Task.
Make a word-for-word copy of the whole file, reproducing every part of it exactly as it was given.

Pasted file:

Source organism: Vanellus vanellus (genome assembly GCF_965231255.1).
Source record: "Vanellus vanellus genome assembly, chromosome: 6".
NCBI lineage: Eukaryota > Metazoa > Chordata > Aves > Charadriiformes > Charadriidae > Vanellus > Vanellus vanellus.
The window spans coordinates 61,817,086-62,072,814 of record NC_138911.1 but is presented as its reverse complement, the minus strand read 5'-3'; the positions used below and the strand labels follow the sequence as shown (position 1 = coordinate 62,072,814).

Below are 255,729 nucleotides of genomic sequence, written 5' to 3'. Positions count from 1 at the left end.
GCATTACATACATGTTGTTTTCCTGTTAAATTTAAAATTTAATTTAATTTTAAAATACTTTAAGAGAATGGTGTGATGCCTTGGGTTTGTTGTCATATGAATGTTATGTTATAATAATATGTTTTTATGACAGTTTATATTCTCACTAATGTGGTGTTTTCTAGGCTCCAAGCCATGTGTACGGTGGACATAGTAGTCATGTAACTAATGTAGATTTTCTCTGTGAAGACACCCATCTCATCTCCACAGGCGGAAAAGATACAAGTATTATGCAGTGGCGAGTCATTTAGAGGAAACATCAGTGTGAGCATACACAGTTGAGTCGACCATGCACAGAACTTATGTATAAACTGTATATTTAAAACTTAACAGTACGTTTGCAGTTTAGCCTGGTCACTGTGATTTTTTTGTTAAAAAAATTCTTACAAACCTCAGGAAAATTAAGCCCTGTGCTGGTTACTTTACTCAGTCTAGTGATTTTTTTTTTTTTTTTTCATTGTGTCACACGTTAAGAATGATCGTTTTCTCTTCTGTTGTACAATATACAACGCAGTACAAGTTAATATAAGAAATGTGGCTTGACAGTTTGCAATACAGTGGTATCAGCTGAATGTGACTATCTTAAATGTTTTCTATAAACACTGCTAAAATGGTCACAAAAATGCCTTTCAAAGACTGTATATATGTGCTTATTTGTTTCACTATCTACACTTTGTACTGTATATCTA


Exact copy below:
Source organism: Vanellus vanellus (genome assembly GCF_965231255.1).
Source record: "Vanellus vanellus genome assembly, chromosome: 6".
NCBI lineage: Eukaryota > Metazoa > Chordata > Aves > Charadriiformes > Charadriidae > Vanellus > Vanellus vanellus.
The window spans coordinates 61,817,086-62,072,814 of record NC_138911.1 but is presented as its reverse complement, the minus strand read 5'-3'; the positions used below and the strand labels follow the sequence as shown (position 1 = coordinate 62,072,814).

Below are 255,729 nucleotides of genomic sequence, written 5' to 3'. Positions count from 1 at the left end.
GCATTACATACATGTTGTTTTCCTGTTAAATTTAAAATTTAATTTAATTTTAAAATACTTTAAGAGAATGGTGTGATGCCTTGGGTTTGTTGTCATATGAATGTTATGTTATAATAATATGTTTTTATGACAGTTTATATTCTCACTAATGTGGTGTTTTCTAGGCTCCAAGCCATGTGTACGGTGGACATAGTAGTCATGTAACTAATGTAGATTTTCTCTGTGAAGACACCCATCTCATCTCCACAGGCGGAAAAGATACAAGTATTATGCAGTGGCGAGTCATTTAGAGGAAACATCAGTGTGAGCATACACAGTTGAGTCGACCATGCACAGAACTTATGTATAAACTGTATATTTAAAACTTAACAGTACGTTTGCAGTTTAGCCTGGTCACTGTGATTTTTTTGTTAAAAAAATTCTTACAAACCTCAGGAAAATTAAGCCCTGTGCTGGTTACTTTACTCAGTCTAGTGATTTTTTTTTTTTTTTTTCATTGTGTCACACGTTAAGAATGATCGTTTTCTCTTCTGTTGTACAATATACAACGCAGTACAAGTTAATATAAGAAATGTGGCTTGACAGTTTGCAATACAGTGGTATCAGCTGAATGTGACTATCTTAAATGTTTTCTATAAACACTGCTAAAATGGTCACAAAAATGCCTTTCAAAGACTGTATATATGTGCTTATTTGTTTCACTATCTACACTTTGTACTGTATATCTA